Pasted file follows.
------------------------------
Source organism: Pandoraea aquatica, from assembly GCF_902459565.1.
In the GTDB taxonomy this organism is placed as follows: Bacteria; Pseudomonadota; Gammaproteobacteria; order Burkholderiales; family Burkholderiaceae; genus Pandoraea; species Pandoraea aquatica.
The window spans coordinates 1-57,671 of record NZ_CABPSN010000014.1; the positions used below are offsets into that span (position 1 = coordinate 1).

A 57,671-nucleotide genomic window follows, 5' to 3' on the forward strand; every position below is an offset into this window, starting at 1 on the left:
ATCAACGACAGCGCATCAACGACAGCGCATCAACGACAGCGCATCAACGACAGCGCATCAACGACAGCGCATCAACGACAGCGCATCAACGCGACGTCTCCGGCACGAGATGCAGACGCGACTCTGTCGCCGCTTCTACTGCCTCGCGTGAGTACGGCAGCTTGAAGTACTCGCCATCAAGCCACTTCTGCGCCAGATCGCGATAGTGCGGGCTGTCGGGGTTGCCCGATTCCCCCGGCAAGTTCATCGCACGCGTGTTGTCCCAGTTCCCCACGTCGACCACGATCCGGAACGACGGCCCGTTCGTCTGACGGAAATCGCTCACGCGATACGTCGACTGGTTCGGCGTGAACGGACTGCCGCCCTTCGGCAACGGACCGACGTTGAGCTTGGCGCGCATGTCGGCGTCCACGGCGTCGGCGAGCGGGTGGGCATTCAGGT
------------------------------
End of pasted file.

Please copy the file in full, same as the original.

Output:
Source organism: Pandoraea aquatica, from assembly GCF_902459565.1.
In the GTDB taxonomy this organism is placed as follows: Bacteria; Pseudomonadota; Gammaproteobacteria; order Burkholderiales; family Burkholderiaceae; genus Pandoraea; species Pandoraea aquatica.
The window spans coordinates 1-57,671 of record NZ_CABPSN010000014.1; the positions used below are offsets into that span (position 1 = coordinate 1).

A 57,671-nucleotide genomic window follows, 5' to 3' on the forward strand; every position below is an offset into this window, starting at 1 on the left:
ATCAACGACAGCGCATCAACGACAGCGCATCAACGACAGCGCATCAACGACAGCGCATCAACGACAGCGCATCAACGACAGCGCATCAACGCGACGTCTCCGGCACGAGATGCAGACGCGACTCTGTCGCCGCTTCTACTGCCTCGCGTGAGTACGGCAGCTTGAAGTACTCGCCATCAAGCCACTTCTGCGCCAGATCGCGATAGTGCGGGCTGTCGGGGTTGCCCGATTCCCCCGGCAAGTTCATCGCACGCGTGTTGTCCCAGTTCCCCACGTCGACCACGATCCGGAACGACGGCCCGTTCGTCTGACGGAAATCGCTCACGCGATACGTCGACTGGTTCGGCGTGAACGGACTGCCGCCCTTCGGCAACGGACCGACGTTGAGCTTGGCGCGCATGTCGGCGTCCACGGCGTCGGCGAGCGGGTGGGCATTCAGGT